I also have three lessons scheduled for the new year; so when this is over with I had better get a haircut and get my clothes cleaned.  I’m walking around like a bum.

Okay – time for a nozzle check on the 7800. Sure, it needs to be cleaned.  Which is why I tend to print for a day, and then package the next.  Otherwise I’d be doing nozzle checks around the clock.  Ciao.

[hopefully this doesn’t come across as whining.  just the way it is right now.  these are the times i wish i was 25 years younger.  man, in the film making days we’d often do 18 hour days.  i remember one shoot where we worked three days in a row without sleep.  i also remember thinking at the time that this was the sort of life that would be impossible when i got older.  i was on the track to be a cinematographer then.  i looked at the older cinematographers, i just wondered how, physically, they were able to endure the hours.]

Bloomingdales, Dave, Judith, Sid

Lester, who I kept hectoring about how he was shooting (using flash, looking at every image after shooting etc.) did a beautiful tribute of the signing. The video is also (of course) now available on YouTube.  Here’s the link if you want to pass it around:  http://www.youtube.com/watch?v=Zgk079bPnCo

http://v.wordpress.com/wp-content/plugins/video/flvplayer.swf?ver=1.11

Well, that really went well. By the time I left Judith had just about sold out all the john lennon: in their own write books. And I was happy to see that Sid Bernstein showed up, and not only that but he was an absolute doll to work with. 90 years old, and he offered me half of his danish when he arrived. This has been an object lesson in perseverance, on the part of Judith.

Amazing coincidence – the woman in the second photo next to Judith has several parrots.  I recognized her as someone I had photographed at the Mermaid Day parade.  We both remembered that day – a few years back – and the shot of the parrots.  Maybe I’ll see if I can find it.

It was also a nice reunion – for me to see my sister meet Lester who she hasn’t seen in – must be over 20 years.  I was also able to have Ross (the videographer) come and I got to do a short interview with Sid (yes, after a few minutes you find yourself calling him Sid).  On top of that, I forced Lester to bring a CD of his songs and pass it off to Sid’s PR person who promised to give it a listen.

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Photo by Lester

And yes – that’s me laughing in the plaid shirt (a birthday gift). Cast of Characters, from left to right: Judith Furedi (author), me (photographer for book), Sid Bernstein (the one and only), Ross (videographer), and I forgot her name (PR person for Sid).  One of the few shots that caught me in a happy, engaged moment.

Bio Moments

Although I should be working on getting prints out, I spent a few hours this morning trying to put together important dates from my film career and stumbled across my transcript from NYU Grad. School of Film.  So I had a pretty good start.  I entered, Fall of ’79 and was there for 3 semesters.  I think it was a two year program at the time, so I didn’t finish, which was standard operating procedure for me at that time.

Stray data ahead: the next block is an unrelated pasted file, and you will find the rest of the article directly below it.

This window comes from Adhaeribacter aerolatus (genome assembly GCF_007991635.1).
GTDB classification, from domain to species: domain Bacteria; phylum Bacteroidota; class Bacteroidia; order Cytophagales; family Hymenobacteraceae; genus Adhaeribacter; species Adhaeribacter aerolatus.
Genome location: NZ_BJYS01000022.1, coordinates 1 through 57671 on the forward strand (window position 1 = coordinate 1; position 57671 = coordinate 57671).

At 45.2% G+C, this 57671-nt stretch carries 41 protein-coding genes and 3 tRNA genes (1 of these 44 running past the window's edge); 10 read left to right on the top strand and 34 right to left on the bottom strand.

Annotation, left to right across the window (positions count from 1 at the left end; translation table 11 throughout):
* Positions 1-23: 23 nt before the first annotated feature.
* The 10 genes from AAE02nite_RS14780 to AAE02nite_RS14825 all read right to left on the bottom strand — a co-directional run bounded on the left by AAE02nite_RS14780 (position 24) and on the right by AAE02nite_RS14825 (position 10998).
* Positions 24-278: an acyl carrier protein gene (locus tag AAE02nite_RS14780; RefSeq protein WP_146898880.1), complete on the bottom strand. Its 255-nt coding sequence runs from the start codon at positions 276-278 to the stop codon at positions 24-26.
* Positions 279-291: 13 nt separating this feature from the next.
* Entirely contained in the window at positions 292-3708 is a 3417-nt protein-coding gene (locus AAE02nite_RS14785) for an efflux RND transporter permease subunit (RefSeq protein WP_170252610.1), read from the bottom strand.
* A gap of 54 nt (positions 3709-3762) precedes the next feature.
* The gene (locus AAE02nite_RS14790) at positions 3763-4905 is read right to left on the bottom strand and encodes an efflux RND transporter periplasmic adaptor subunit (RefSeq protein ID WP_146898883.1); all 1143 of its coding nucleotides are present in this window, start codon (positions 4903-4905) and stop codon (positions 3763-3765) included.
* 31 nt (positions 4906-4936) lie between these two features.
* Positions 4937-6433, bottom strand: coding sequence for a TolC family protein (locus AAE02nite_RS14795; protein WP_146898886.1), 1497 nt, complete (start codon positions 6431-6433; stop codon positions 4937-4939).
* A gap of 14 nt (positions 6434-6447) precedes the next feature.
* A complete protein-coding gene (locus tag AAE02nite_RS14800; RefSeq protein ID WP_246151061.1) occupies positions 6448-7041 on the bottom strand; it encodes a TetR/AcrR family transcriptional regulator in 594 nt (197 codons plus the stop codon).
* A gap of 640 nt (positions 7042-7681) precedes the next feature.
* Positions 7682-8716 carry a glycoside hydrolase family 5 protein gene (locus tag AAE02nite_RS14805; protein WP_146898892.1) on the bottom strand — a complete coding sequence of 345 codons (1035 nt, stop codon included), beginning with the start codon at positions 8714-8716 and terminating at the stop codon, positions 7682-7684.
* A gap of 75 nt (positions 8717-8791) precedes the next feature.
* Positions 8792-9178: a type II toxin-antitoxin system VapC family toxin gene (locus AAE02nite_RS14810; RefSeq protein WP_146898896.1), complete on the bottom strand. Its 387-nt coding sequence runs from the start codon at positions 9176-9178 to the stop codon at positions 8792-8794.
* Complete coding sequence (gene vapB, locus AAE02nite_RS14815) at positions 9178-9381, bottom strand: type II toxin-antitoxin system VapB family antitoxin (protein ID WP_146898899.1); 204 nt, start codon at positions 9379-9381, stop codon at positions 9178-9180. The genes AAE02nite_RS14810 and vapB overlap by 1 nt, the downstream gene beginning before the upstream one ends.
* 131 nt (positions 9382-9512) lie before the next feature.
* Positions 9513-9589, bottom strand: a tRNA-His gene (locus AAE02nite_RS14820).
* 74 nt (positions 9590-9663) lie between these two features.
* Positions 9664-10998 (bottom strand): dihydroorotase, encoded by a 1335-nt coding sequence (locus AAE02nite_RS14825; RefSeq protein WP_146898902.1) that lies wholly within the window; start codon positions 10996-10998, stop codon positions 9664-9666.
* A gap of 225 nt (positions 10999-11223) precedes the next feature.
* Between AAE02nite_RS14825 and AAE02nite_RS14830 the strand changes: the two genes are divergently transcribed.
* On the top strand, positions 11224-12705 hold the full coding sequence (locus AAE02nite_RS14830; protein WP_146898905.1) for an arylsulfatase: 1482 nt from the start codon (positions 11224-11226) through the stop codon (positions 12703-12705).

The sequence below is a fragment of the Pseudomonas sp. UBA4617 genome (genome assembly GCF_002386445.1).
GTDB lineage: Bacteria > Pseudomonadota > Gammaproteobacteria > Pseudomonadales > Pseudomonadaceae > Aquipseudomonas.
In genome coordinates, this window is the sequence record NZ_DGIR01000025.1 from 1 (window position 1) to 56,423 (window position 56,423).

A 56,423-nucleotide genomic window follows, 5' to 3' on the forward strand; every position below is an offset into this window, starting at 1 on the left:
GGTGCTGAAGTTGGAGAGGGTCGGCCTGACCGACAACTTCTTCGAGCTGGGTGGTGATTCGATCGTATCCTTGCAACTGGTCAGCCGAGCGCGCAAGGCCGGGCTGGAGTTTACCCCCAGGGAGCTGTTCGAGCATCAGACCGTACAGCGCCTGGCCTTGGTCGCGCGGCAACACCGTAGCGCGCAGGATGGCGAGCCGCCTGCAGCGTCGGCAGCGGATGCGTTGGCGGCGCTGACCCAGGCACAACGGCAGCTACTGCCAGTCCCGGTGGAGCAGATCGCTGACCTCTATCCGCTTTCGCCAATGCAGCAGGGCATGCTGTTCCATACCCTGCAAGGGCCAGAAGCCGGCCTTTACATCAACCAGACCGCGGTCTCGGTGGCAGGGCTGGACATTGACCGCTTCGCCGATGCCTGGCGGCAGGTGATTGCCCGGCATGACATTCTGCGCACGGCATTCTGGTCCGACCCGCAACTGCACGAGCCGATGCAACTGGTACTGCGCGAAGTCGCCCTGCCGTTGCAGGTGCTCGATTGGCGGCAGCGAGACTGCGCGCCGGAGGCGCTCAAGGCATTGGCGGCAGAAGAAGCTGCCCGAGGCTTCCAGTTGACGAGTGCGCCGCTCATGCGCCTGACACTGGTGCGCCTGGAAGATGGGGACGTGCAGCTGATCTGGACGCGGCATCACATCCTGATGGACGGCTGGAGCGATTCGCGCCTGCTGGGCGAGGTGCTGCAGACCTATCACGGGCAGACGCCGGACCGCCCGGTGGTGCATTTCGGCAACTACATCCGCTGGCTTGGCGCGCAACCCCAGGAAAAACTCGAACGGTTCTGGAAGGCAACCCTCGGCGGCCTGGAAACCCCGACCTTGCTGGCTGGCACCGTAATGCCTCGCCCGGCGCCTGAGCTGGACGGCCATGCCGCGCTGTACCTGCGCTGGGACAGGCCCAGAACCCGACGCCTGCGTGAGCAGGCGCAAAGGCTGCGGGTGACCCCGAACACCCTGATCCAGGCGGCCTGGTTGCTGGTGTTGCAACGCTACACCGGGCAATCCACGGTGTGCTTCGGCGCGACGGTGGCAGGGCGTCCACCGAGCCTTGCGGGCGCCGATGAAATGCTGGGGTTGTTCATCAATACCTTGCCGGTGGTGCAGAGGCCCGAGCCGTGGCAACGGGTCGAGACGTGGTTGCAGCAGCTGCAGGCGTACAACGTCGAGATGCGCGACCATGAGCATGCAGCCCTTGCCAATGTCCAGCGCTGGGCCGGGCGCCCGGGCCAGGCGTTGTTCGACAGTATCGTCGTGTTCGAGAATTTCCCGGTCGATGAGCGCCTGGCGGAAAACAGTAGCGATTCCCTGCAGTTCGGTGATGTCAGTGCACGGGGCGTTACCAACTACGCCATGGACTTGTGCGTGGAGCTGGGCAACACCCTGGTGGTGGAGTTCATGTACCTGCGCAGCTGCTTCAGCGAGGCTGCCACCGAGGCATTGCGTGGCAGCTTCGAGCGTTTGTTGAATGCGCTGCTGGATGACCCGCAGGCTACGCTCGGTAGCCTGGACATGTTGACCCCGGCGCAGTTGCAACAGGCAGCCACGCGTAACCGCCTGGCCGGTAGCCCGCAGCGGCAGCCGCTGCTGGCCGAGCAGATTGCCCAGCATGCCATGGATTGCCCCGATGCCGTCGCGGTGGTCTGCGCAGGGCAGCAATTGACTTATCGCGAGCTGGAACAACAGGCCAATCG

It also means that I was 28 years old, and going to turn 29 during the first semester.  As I began to search for alumni, I discovered that the name of the school had changed from Tisch School of the Arts to The Maurice Kanbar Institute of Film, Television, & New Media.  I also discovered that Spike Lee had become the Artistic Director of the school.  I don’t know if he still is.  And that Lee’s thesis film, Joe’s Bed-Stuy Barbershop: We Cut Heads, was the first student film to be showcased in Lincoln Center’s New Directors New Films Festival.

I was sitting next to him at that showing.  I had worked with him on the first film exercise.  The class was divided into groups of three or four students, and we were given 16mm cameras and went out to do short films.  The first setup was of a guy running through a parking lot near Astor Place (the lot is no longer there) and he and I spent some time trying to extend the legs of the heavy wooden tripod.

I can’t say that we were ever friends, but we were both known as decent writers.  He also worked in the equipment room, so you would always run into him when you needed to check out or return equipment.  And of course, there were always film showings.  Lee had a reputation for always wanting to do films about the black experience.  There weren’t many black students in the class, and I don’t remember any black teachers.  And he would get flack for this concentration.  I remember during one showing someone, whether a student or a teacher I don’t remember, complained about his films all being about blacks – and Spike replied that no one had any trouble with Woody Allens’ films all being about the same class of whites (I’m paraphrasing) but you get the idea.

The school was, and still is, almost impossible to get into.  According to NYU, less than 5% of applicants are accepted.  I was also told at the time that the head of the school, Lazlo Benedek (The Wild One director)  never interviewed students, and yet he wanted to meet me after seeing my application.  Long story short, my application consisted of a huge sci-fi screenplay that I had written with Lester while we both had full-time jobs (called Adon) that had hundreds of characters and was way too long for a screenplay.